EU in last push for Namibia’s EPA

New Era | 17 May 2010

EU in last push for Namibia’s EPA

by Toivo Ndjebela

WINDHOEK – Namibia’s continued reluctance to sign the interim Economic Partnership Agreement (EPA) with the European Union could result in the country losing almost half of its export market, a European diplomat has warned.

Namibia’s leading meat exporter, Meatco, could also lose about 40 percent of its annual total sales value if the trade ties that bind Namibia with the EU are cut.

These are but some of the potential risks that Namibia could face as a result of failure to sign an interim EPA, according to Dr Elisabeth Pape, Head of the Delegation of the European Union (EU) to Namibia.

Pape’s remarks, made recently at the commemoration of Europe Day in Windhoek, re-open the debate on whether or not Namibia should put pen on dotted lines on an EPA deal that would result in the country opening a reciprocal market for European products.

Meatco, for example, which enjoys superior market domination in Namibia, would face competition from European beef, probably subsidised by their countries of origin, once a reciprocal market is opened in Namibia.

Pape said sales to the EU accounted for about 40 percent of Meatco’s total sales value in 2009, “translating into higher income for many farmers, also in the communal areas”.

Europe, which currently exports only about 10 percent of its products to Namibia, intends to expand the presence of its products in the country, amidst fears by authorities here that the deal would bear negatively on local products, while so-called infant industries could face extinction.

Pape, however, insisted that Namibia could lose out on a lucrative market in Europe for most of its priciest commodities, if timely consensus is not reached on signing EPA with Namibia.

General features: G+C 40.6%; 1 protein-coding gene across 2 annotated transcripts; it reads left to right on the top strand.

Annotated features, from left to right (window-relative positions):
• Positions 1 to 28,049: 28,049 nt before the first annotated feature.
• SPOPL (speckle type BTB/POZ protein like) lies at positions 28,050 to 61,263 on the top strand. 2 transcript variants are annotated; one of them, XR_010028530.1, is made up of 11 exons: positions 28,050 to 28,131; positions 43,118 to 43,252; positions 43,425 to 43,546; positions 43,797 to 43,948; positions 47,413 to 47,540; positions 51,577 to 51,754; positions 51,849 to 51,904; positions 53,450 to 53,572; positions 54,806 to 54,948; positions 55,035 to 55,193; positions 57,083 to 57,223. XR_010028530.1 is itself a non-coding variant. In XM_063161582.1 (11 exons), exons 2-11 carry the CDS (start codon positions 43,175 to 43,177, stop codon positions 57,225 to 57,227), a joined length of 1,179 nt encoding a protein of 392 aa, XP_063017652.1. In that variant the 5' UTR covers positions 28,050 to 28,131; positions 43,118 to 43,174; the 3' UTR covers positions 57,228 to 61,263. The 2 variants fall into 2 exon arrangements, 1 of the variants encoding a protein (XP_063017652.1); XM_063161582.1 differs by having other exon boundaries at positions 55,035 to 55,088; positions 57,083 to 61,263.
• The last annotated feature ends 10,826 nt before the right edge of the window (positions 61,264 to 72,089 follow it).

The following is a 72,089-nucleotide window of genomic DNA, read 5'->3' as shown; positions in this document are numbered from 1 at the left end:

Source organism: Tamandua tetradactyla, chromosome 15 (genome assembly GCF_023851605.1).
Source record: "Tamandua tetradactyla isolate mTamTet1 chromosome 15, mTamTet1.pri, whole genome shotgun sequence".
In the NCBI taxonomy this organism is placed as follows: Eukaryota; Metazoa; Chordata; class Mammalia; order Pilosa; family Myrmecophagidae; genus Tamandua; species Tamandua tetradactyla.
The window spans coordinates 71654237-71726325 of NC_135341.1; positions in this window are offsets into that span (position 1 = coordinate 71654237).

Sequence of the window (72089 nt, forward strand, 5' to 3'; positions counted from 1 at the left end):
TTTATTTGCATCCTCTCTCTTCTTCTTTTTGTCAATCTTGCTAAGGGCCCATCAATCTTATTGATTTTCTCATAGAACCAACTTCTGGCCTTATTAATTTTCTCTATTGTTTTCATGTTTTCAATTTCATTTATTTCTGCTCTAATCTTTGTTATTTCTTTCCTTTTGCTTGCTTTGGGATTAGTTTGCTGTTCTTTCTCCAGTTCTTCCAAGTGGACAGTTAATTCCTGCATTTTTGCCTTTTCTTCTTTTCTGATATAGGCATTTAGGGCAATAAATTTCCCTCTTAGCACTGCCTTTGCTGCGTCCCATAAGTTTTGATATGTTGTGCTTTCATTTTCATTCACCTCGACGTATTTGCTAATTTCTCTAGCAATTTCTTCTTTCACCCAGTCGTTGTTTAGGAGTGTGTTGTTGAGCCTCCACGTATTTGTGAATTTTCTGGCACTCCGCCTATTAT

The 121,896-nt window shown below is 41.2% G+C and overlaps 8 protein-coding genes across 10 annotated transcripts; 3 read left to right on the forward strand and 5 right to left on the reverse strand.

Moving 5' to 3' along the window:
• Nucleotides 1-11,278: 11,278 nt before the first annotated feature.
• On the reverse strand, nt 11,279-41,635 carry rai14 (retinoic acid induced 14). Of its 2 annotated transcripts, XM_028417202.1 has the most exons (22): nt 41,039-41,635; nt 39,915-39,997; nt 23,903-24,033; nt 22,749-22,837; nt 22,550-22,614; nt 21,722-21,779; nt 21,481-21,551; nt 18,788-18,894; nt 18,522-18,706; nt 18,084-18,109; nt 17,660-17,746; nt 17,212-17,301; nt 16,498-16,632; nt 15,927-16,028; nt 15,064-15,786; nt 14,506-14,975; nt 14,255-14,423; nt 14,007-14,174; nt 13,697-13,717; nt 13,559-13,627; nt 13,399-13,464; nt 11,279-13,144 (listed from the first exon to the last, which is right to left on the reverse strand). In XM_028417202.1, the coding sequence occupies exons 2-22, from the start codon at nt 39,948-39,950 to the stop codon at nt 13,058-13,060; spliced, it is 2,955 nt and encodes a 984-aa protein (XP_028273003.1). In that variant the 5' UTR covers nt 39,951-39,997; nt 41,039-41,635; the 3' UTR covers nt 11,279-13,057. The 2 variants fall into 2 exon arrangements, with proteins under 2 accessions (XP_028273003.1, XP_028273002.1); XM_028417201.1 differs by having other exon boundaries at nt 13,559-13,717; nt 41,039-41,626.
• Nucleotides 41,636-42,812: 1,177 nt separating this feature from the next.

“Namibia traditionally exports much more to the EU than vice-versa and nobody expects this to change in the near future.

“People in the EU love Namibian diamonds and other minerals, beef, grapes and fish, to name just a few of the major goods exported,” Pape said.

A recent World Trade Organisation (WTO) review shows that almost half of Namibia’s export goods are destined for the EU and this, according to Pape, is an indication of how important it is for Namibia to maintain its EU market through signing the EPA.

Namibian products currently enjoy a duty-free, quota-free access to the 500 million-people EU market, but Europe now contends for a level playing field with its major African, Caribbean and Pacific trade partners.

The current trade relations that Namibia has with Europe have no legal basis as per the provisions of the WTO and the EU, Pape says, is growing uncomfortable with the current situation.

“A signed EPA by all five SADC countries involved – and only Namibia’s signature is missing – will allow notification to the WTO and regularisation of the situation,” Pape said.

Pape acknowledged that the interim EPA “is not perfect”, but maintains it is “good enough as a rescue package”.

There is still no indication of Namibia’s willingness to sign the interim EPA, with government insisting that the country is, at international level, still an infant in as far as trade is concerned and therefore cannot compete at the same level with major European economies.

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source: New Era